The grass isn’t always greener

It’s every tournament angler’s worst nightmare.

You’ve found the motherlode of fish, a patch of grass just loaded with 8-, 9- and maybe a couple of 10-pounders. They’re hungry and you expect to have them all to yourself. You told your wife about it the night before, and she’s already spent the check. As you wait to blast off, you’re twitching with excitement, looking at the three flipping sticks lined up next to each other on the front deck.

You race to your spot and you have it all to yourself, but something’s wrong.

The vegetation has an odd appearance and then you detect the all-too-familiar smell – it has been sprayed, and it feels like you need to put on a Hazmat suit over your shorts and shirt.

You’ve been victimized by an untimely and unfortunate bit of vegetation control. 

Sure, I’m whining and upset about a lost opportunity. Early on in my career it would have stopped there, but years of experience on the water have taught me that there’s a much a bigger picture of environmental repercussions at play than just a lost honey hole.

As a professional angler who travels all over the nation fishing tournaments, I’ve been fortunate to experience a wide range of fisheries and to assess their conditions. I’ve also gotten to see various attempts to control aquatic vegetation. It’s been a hot topic lately, especially in Florida, but if you think it can’t happen on your favorite lake, think again.

Vegetation control may sometimes be necessary, but there is a lot to be said about holding agencies accountable and making sure there are efficient monitoring and routine assessment practices in place.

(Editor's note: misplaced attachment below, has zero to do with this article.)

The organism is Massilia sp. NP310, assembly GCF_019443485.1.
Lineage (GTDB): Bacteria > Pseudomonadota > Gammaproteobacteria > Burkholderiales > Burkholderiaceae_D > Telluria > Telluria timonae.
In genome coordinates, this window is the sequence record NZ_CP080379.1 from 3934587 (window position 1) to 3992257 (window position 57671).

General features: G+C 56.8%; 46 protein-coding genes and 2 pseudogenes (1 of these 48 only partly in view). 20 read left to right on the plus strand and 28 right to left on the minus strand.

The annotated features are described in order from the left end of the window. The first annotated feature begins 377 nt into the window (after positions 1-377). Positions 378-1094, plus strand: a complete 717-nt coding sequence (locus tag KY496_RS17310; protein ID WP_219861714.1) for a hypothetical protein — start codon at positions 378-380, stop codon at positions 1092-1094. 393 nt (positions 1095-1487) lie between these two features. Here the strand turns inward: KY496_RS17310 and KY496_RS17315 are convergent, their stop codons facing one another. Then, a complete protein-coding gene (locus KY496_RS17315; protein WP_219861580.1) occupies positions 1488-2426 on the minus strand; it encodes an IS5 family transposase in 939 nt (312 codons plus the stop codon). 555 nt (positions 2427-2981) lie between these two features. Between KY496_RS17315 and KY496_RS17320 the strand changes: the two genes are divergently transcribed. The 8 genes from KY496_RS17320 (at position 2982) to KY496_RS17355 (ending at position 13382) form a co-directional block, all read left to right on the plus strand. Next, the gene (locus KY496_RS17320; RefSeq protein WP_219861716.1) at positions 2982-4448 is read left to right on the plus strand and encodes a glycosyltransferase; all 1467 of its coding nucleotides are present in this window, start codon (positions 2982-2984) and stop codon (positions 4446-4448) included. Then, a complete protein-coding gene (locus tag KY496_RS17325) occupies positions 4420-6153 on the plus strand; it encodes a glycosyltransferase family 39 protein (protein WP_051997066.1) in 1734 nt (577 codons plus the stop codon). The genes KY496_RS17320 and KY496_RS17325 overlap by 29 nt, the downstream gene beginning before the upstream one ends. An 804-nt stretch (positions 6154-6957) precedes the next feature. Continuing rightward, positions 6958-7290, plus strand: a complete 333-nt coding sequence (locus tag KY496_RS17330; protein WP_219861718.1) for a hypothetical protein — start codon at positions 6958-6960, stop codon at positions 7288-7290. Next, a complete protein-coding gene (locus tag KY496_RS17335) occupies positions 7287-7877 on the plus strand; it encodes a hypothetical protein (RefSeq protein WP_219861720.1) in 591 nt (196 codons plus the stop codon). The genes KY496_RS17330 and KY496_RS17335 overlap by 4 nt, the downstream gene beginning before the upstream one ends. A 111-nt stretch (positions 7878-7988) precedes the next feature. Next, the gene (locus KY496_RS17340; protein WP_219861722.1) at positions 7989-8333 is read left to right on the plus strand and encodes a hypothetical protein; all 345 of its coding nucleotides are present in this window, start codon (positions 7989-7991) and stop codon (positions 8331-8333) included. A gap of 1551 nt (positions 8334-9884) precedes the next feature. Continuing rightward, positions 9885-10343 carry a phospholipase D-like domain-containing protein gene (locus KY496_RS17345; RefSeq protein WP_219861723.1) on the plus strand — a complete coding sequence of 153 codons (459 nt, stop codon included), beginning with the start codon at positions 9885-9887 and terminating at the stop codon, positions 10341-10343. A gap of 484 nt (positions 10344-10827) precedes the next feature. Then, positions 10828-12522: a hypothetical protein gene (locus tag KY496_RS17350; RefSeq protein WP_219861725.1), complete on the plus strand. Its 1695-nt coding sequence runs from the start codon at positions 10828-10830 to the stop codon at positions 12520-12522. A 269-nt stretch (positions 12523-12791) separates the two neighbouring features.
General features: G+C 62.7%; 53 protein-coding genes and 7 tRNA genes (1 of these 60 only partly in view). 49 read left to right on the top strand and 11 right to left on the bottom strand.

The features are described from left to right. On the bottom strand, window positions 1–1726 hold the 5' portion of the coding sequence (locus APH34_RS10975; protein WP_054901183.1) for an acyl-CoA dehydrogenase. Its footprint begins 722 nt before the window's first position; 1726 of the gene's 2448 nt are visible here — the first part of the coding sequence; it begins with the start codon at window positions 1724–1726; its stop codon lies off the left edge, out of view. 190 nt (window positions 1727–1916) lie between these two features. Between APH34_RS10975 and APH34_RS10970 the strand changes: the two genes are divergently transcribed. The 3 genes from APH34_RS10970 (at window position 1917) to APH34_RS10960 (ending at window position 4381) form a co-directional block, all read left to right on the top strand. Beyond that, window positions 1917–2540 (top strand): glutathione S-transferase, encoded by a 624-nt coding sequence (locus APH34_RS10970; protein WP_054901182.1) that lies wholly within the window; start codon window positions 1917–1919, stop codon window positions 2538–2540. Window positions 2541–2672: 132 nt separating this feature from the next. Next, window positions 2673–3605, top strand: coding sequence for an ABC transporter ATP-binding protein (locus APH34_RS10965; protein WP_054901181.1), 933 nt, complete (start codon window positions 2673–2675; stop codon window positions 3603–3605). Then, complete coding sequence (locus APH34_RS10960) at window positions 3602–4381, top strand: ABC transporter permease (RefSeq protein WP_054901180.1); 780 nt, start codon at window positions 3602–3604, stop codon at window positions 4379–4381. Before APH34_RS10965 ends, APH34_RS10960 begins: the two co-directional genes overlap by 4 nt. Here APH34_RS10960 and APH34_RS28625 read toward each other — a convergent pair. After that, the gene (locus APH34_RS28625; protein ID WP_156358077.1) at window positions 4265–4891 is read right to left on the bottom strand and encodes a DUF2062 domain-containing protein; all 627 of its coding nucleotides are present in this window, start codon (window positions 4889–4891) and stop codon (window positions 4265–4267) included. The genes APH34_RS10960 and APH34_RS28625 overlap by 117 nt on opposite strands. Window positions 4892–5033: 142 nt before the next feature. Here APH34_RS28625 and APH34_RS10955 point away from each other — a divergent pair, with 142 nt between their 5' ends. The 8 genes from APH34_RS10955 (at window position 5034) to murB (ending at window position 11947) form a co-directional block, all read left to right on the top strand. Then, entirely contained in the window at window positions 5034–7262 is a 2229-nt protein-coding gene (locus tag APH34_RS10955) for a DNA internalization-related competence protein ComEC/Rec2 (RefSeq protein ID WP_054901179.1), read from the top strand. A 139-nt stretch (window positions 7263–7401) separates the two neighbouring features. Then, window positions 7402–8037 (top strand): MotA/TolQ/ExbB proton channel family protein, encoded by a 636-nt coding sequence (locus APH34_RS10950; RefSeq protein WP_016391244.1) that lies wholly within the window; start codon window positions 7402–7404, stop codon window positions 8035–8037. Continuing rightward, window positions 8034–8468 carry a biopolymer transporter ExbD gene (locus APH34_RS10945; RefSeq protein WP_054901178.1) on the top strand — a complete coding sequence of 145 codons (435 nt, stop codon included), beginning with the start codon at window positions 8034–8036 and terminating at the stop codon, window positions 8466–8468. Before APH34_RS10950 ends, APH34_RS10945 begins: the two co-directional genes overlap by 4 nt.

I don’t claim to be a biologist or an expert on ecosystem management, but I do feel qualified to talk about some related issues as an experienced observer of fisheries habitat and water quality. I’m also a consumer of social media, so I’ve seen how worked up people get in their reactions to certain situations, and while it’s understandable it’s not always productive to be hostile.

Let’s break it down this way – the State of Florida has been getting a lot of heat from fishermen, landowners and other stakeholders over the past few years because of their vegetation control practices. As a frequent visitor to Florida who has experienced some success fishing tournaments down there, I know that I’ve been personally affected by the ongoing spraying. At times it makes me furious, but I’ve also been able to step back and realize that we need to take a levelheaded, reasonable approach with agencies like the Florida Fish and Wildlife Conservation Commission (FWC) if we want to be granted a seat at the table and have our voices heard. The natural inclination to rant and rave typically doesn’t get you any traction, and it certainly doesn’t get your constituency a seat on the advisory committees who have the power to make things happen.

As Florida continues to consider various options for vegetation control, we as anglers need to remain vigilant about conveying our message calmly and comprehensively. As the old saying goes, you catch more flies with honey than you do with vinegar. At the same time, we also need to get out ahead of the issue in other states, learning from both our successes and our misfires in Florida. Whether you live in California or Texas or Minnesota or any other state with grassy fisheries, this issue is coming to your backyard sooner or later.

We should also remember that while some of the policies and practices may be state-specific, this is a nationwide issue and at B.A.S.S. we are 500,000 strong and growing. Under the capable leadership of Conservation Director Gene Gilliland, we have a means to address these issues before they get out of hand, and our best bet is to harness the power of our immense diversity and numbers.

Educate yourself and become politically active. Additionally, encourage your friends to join B.A.S.S. and thereby increase our political power – it’s the best preemptive way to avoid arriving at your first spot to find that magical grass patch gone with the wind.

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